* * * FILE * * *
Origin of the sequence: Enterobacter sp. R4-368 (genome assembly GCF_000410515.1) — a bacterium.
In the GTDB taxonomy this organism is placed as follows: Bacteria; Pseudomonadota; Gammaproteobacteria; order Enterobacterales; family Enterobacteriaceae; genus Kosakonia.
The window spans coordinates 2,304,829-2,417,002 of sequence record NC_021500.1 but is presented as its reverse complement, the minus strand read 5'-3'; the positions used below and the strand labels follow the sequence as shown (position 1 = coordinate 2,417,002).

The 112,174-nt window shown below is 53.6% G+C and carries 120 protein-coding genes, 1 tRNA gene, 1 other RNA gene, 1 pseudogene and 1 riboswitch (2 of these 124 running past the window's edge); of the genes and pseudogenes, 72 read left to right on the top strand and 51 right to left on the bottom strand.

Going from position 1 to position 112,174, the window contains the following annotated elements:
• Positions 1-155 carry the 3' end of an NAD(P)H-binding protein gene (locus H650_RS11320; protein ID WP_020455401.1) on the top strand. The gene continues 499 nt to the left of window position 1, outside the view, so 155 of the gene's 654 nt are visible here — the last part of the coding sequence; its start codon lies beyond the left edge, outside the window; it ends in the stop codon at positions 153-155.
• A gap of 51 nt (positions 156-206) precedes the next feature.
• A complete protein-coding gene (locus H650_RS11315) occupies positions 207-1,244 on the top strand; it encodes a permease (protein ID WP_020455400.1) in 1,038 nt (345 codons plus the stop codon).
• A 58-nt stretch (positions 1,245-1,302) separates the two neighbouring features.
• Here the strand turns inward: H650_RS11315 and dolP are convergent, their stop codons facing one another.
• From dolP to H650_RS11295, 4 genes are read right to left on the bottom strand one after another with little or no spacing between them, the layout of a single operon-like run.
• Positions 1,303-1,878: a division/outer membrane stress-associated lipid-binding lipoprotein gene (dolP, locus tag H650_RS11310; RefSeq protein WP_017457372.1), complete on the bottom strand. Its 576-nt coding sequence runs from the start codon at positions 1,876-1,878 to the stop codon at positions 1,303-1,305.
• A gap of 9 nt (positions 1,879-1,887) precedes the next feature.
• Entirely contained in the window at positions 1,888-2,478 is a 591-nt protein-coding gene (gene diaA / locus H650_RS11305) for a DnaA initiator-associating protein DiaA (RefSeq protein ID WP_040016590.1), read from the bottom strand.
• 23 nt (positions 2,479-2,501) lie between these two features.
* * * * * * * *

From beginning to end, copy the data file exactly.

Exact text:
Origin of the sequence: Enterobacter sp. R4-368 (genome assembly GCF_000410515.1) — a bacterium.
In the GTDB taxonomy this organism is placed as follows: Bacteria; Pseudomonadota; Gammaproteobacteria; order Enterobacterales; family Enterobacteriaceae; genus Kosakonia.
The window spans coordinates 2,304,829-2,417,002 of sequence record NC_021500.1 but is presented as its reverse complement, the minus strand read 5'-3'; the positions used below and the strand labels follow the sequence as shown (position 1 = coordinate 2,417,002).

The 112,174-nt window shown below is 53.6% G+C and carries 120 protein-coding genes, 1 tRNA gene, 1 other RNA gene, 1 pseudogene and 1 riboswitch (2 of these 124 running past the window's edge); of the genes and pseudogenes, 72 read left to right on the top strand and 51 right to left on the bottom strand.

Going from position 1 to position 112,174, the window contains the following annotated elements:
• Positions 1-155 carry the 3' end of an NAD(P)H-binding protein gene (locus H650_RS11320; protein ID WP_020455401.1) on the top strand. The gene continues 499 nt to the left of window position 1, outside the view, so 155 of the gene's 654 nt are visible here — the last part of the coding sequence; its start codon lies beyond the left edge, outside the window; it ends in the stop codon at positions 153-155.
• A gap of 51 nt (positions 156-206) precedes the next feature.
• A complete protein-coding gene (locus H650_RS11315) occupies positions 207-1,244 on the top strand; it encodes a permease (protein ID WP_020455400.1) in 1,038 nt (345 codons plus the stop codon).
• A 58-nt stretch (positions 1,245-1,302) separates the two neighbouring features.
• Here the strand turns inward: H650_RS11315 and dolP are convergent, their stop codons facing one another.
• From dolP to H650_RS11295, 4 genes are read right to left on the bottom strand one after another with little or no spacing between them, the layout of a single operon-like run.
• Positions 1,303-1,878: a division/outer membrane stress-associated lipid-binding lipoprotein gene (dolP, locus tag H650_RS11310; RefSeq protein WP_017457372.1), complete on the bottom strand. Its 576-nt coding sequence runs from the start codon at positions 1,876-1,878 to the stop codon at positions 1,303-1,305.
• A gap of 9 nt (positions 1,879-1,887) precedes the next feature.
• Entirely contained in the window at positions 1,888-2,478 is a 591-nt protein-coding gene (gene diaA / locus H650_RS11305) for a DnaA initiator-associating protein DiaA (RefSeq protein ID WP_040016590.1), read from the bottom strand.
• 23 nt (positions 2,479-2,501) lie between these two features.